Spider silk nanomembranes aid artificial tissue formation
Lab-grown tissues are of interest in medical treatment, for example in transplants, or to study biologic processes in so-called "in vitro models". A typical process to grow tissue in the lab involves seeding cells on an artificial scaffold and letting them grow into a tissue.
We investigated the fabrication and use of silk membranes as scaffolds for cell growth. We showed how to constructed silk membranes of large area (cm-size) that at the same time are ultrathin: only 2-300 nm, i.e., one-thousandth of the thickness of a human hair. The fact that spider silk is one of nature's strongest materials, allowed us to handle such flimsy membranes without rupture. The membranes are not only strong, but also super flexible (stretches 220%), biodegradable, protein permeable, and support the proliferation of cells. These properties could uniquely allow growing different cell types on the different sides of the membrane in very close proximity, which allows cells on the opposing sides to communicate with each other.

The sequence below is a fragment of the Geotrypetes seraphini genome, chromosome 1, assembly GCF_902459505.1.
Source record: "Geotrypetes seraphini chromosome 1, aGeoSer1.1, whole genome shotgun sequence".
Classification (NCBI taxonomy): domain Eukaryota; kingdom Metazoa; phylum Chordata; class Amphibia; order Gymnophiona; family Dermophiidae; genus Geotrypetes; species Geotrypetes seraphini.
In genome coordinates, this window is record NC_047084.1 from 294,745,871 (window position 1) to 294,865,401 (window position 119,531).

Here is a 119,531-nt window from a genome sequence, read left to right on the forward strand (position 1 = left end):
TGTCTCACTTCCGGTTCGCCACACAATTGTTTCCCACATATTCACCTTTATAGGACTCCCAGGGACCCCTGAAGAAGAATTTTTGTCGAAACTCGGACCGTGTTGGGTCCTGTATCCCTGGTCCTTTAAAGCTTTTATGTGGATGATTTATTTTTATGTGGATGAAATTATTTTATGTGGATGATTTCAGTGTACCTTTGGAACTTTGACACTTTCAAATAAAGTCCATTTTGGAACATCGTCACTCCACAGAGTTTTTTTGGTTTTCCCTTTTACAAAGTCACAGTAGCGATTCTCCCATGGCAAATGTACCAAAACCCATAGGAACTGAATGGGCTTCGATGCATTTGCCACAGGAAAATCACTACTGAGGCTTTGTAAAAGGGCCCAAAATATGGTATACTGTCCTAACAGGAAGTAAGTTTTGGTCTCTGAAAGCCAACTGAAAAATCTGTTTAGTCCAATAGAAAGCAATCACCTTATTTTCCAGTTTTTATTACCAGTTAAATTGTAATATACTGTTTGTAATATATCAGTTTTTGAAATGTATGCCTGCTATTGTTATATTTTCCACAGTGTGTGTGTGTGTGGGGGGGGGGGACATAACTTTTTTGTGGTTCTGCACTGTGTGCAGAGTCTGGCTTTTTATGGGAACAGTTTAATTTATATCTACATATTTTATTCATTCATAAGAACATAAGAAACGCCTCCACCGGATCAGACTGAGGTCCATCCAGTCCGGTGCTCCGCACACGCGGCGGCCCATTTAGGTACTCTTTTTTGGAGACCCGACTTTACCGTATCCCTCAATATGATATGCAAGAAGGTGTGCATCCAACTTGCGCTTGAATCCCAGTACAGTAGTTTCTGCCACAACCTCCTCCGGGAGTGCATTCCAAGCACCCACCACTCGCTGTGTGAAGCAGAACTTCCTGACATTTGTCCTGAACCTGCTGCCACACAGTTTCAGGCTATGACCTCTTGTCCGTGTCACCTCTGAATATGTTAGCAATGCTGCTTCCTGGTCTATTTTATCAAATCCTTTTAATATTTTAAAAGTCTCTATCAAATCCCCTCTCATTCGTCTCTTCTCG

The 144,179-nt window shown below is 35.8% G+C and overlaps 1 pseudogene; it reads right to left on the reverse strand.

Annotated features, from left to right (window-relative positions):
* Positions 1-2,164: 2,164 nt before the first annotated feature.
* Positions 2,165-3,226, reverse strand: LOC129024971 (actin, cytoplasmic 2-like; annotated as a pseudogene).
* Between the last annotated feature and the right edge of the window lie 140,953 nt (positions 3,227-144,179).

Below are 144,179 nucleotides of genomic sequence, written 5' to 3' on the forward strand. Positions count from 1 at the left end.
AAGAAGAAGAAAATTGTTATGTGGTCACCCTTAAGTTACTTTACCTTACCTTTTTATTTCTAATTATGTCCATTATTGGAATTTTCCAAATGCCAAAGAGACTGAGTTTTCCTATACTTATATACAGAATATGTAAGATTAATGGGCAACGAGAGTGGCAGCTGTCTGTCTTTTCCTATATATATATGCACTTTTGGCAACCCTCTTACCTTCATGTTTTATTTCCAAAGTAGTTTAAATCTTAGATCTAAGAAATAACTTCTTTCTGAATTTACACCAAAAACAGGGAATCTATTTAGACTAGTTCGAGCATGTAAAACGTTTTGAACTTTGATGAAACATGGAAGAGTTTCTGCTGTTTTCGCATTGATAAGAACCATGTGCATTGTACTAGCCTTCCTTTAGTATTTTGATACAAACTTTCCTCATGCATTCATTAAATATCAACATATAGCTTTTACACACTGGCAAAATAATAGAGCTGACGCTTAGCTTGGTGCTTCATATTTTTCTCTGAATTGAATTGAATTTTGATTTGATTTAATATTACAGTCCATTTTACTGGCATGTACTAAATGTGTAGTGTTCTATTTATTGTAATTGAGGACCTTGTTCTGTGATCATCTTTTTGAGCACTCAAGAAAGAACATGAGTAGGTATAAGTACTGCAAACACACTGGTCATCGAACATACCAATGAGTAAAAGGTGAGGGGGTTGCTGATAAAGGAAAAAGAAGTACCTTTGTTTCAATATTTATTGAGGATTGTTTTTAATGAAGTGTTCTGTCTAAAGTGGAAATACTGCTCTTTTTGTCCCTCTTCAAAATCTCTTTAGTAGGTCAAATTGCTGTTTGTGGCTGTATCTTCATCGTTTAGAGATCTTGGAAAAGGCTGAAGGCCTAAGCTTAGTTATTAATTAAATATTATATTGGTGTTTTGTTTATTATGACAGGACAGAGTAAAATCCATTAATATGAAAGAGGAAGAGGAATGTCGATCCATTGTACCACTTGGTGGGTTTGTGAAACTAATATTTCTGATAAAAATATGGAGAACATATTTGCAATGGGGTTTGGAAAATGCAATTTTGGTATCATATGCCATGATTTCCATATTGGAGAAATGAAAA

We demonstrated the growth of a coherent layer of skin cells, which we believe could be of direct interest for the treatment of wounds, and our findings could be of further interest for other surgical transplants. Other potential applications include new in vitro models of the endothelium and mural cells, lung epithelia, the blood-brain barrier and the gastrointestinal tract.
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